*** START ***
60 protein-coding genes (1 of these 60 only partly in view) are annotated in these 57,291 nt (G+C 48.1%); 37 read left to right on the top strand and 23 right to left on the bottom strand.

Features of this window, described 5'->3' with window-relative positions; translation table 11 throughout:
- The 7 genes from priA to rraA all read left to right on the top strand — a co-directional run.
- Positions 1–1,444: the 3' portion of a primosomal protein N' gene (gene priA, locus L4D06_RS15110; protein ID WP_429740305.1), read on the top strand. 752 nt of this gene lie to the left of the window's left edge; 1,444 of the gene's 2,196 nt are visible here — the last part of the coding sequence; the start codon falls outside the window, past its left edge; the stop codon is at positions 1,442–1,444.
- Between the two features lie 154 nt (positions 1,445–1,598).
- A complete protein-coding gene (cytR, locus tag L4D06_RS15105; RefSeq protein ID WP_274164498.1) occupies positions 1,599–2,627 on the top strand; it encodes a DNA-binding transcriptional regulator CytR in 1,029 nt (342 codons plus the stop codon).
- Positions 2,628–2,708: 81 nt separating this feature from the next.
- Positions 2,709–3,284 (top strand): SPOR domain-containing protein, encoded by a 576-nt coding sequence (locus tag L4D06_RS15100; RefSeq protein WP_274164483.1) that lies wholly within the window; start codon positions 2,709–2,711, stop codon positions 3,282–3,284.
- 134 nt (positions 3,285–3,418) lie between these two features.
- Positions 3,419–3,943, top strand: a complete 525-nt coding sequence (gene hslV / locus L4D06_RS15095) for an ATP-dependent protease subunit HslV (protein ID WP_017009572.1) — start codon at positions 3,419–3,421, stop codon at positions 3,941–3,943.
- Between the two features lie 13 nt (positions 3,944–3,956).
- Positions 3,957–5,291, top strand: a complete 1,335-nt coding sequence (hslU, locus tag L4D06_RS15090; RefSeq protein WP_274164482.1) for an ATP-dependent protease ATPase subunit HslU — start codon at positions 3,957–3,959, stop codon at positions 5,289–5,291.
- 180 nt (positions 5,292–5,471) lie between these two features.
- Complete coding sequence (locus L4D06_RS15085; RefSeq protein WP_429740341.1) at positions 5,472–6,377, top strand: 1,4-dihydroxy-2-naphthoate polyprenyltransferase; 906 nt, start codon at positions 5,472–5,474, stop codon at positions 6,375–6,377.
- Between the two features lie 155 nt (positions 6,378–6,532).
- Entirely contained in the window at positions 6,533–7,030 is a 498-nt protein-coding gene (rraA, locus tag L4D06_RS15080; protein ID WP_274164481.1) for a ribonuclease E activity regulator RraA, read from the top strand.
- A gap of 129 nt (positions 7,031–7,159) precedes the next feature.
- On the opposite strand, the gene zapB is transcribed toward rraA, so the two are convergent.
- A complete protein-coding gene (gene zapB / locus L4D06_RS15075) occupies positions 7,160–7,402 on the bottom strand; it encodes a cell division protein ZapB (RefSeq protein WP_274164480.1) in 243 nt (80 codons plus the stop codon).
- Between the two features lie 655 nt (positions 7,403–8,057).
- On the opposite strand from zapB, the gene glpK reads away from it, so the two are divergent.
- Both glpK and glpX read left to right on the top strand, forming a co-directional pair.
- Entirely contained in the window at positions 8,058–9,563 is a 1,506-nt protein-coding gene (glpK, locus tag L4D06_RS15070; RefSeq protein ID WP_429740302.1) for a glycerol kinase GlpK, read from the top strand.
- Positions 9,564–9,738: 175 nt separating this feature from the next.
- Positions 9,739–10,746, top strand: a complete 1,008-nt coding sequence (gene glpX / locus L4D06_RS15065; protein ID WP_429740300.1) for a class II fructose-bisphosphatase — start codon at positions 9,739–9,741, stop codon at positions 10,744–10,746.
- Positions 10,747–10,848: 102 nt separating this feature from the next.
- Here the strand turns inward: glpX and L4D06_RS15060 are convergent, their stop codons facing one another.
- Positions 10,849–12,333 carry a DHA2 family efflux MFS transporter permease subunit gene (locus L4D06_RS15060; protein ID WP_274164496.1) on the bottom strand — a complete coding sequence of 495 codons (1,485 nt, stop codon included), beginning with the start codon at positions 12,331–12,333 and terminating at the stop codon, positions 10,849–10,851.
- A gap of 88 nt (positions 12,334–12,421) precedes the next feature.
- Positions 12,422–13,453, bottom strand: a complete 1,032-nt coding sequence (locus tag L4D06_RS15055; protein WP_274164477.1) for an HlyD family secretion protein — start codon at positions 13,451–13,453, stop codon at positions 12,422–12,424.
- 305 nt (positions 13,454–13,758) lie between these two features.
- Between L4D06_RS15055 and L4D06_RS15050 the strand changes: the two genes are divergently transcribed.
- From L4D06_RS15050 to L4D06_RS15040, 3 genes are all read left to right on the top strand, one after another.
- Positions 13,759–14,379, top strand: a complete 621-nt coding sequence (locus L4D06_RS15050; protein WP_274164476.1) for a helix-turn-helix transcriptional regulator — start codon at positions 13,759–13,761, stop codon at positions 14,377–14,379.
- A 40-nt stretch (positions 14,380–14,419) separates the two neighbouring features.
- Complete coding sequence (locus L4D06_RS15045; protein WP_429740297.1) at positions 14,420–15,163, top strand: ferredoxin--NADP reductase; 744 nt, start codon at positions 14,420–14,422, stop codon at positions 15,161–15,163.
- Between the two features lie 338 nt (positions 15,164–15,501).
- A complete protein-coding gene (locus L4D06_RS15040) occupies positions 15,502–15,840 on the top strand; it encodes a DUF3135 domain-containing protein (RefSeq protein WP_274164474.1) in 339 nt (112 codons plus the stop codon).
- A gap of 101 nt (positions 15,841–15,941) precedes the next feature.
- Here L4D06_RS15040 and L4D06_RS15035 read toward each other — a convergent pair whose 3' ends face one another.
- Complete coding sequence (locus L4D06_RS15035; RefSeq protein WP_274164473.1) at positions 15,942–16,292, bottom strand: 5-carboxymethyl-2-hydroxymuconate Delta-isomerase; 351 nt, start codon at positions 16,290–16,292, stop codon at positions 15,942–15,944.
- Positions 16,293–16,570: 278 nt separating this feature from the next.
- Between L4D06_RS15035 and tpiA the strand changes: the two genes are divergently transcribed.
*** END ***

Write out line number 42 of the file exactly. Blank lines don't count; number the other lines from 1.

- Positions 16,293–16,570: 278 nt separating this feature from the next.